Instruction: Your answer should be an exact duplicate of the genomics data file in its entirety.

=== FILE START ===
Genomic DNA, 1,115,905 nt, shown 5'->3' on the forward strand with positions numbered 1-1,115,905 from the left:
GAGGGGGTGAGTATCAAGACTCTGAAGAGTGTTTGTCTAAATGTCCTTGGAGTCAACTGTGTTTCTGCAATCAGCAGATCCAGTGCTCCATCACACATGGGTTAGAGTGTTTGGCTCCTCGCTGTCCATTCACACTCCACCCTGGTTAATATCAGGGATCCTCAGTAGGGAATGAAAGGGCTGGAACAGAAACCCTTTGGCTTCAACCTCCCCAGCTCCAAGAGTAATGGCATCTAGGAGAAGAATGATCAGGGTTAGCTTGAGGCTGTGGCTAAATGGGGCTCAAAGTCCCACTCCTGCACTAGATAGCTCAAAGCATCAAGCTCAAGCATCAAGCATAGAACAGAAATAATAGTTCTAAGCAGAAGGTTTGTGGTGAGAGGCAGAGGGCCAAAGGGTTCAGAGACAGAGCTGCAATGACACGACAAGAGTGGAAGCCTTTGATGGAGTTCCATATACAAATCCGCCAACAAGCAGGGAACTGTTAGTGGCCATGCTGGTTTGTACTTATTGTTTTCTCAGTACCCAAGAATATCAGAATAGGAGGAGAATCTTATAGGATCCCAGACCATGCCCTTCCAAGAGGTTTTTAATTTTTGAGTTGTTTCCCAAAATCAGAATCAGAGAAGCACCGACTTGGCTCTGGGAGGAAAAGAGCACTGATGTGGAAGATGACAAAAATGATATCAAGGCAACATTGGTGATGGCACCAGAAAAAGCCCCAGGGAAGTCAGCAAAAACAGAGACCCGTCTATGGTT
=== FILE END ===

Genomic DNA, 1,115,905 nt, shown 5'->3' on the forward strand with positions numbered 1-1,115,905 from the left:
GAGGGGGTGAGTATCAAGACTCTGAAGAGTGTTTGTCTAAATGTCCTTGGAGTCAACTGTGTTTCTGCAATCAGCAGATCCAGTGCTCCATCACACATGGGTTAGAGTGTTTGGCTCCTCGCTGTCCATTCACACTCCACCCTGGTTAATATCAGGGATCCTCAGTAGGGAATGAAAGGGCTGGAACAGAAACCCTTTGGCTTCAACCTCCCCAGCTCCAAGAGTAATGGCATCTAGGAGAAGAATGATCAGGGTTAGCTTGAGGCTGTGGCTAAATGGGGCTCAAAGTCCCACTCCTGCACTAGATAGCTCAAAGCATCAAGCTCAAGCATCAAGCATAGAACAGAAATAATAGTTCTAAGCAGAAGGTTTGTGGTGAGAGGCAGAGGGCCAAAGGGTTCAGAGACAGAGCTGCAATGACACGACAAGAGTGGAAGCCTTTGATGGAGTTCCATATACAAATCCGCCAACAAGCAGGGAACTGTTAGTGGCCATGCTGGTTTGTACTTATTGTTTTCTCAGTACCCAAGAATATCAGAATAGGAGGAGAATCTTATAGGATCCCAGACCATGCCCTTCCAAGAGGTTTTTAATTTTTGAGTTGTTTCCCAAAATCAGAATCAGAGAAGCACCGACTTGGCTCTGGGAGGAAAAGAGCACTGATGTGGAAGATGACAAAAATGATATCAAGGCAACATTGGTGATGGCACCAGAAAAAGCCCCAGGGAAGTCAGCAAAAACAGAGACCCGTCTATGGTT